- Journaling – create a freeform journal of your thoughts with free-writing. Connect ideas and thoughts.
- Share through families – share scapple files via cloud-sharing or Dropbox etc, and have various family members add their ideas. They will need scapple installed on their desktops. There is also a Prevent Editing option should you simply want to share information without having it changed.
- Some scapple users have completely replaced any other note-taking software (like OneNote) with Scapple. (If you go this route, consider backup options and cloud storage plus security). I wouldn’t use it like this given the inability to attach other files (see Note 4 below). However, the URL links and import of text work well to allow for external links and plain text notes from external resources.
Scapple for Windows and Mac OS (desktop). One license fee of around $15 gives you unlimited use across all your home computers, so share the app with your family. You can also trial the software for 30 days.
Literature and Latte: Scapple.
A good little tutorial video is available from the L&L page also.
- Freeform text editor: Creating notes is as easy as double-clicking anywhere on the canvas and then typing
- Make connections between any elements: making connections between ideas is as painless as dragging and dropping one note onto another.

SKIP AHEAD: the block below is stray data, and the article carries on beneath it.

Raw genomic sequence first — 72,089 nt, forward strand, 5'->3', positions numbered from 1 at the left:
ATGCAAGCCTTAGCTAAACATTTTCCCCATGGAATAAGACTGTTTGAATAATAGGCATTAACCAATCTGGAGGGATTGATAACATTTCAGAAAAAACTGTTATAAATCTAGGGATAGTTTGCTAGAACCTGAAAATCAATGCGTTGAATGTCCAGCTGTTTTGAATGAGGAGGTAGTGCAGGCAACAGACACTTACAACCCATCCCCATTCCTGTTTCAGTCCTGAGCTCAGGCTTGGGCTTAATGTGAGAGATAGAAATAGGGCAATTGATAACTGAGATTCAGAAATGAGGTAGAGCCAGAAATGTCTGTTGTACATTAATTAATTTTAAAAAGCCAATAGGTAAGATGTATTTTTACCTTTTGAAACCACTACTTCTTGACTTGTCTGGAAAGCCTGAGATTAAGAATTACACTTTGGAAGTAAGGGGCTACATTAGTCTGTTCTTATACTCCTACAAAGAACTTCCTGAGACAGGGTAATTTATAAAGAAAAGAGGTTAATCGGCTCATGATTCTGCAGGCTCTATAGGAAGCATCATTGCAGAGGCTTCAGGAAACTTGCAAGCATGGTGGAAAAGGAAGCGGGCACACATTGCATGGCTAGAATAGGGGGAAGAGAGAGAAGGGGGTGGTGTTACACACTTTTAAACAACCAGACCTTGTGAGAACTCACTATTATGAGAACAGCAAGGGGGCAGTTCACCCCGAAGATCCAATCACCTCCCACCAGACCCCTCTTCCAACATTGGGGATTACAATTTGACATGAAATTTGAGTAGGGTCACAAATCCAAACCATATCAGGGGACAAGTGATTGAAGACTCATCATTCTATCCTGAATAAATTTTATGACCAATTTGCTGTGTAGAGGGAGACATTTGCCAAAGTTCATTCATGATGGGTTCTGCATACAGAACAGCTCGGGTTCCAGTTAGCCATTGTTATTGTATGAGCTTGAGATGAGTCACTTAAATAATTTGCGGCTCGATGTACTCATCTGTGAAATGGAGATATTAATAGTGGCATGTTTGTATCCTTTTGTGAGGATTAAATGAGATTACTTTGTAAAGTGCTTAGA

- Group notes with borders
- Customise text with fonts, size and notes with colour fills.
- You can move notes around and never run out of space.
- Drag images in as a note.
- Drag notes into Scrivener (for Windows users, this has to into the binder).
Note 1: The inspector window only really gives functions for text style and note body and borders, so is only helpful when within the Scapple canvas – where it floats on top. Unfortunately, the Inspector panel isn’t attached on first setup, so if you minimise Scapple, the inspector window remains open on-top of your other programs. If this included the ability to add a text note from this inspector window, from where-ever the inspector sat, it would be very helpful. Instead, it’s irritating. There is an option to embed the inspector which fixes this floating around (but cuts down the size of your scapple board – which I’m trying very hard not to spell as scrabble board).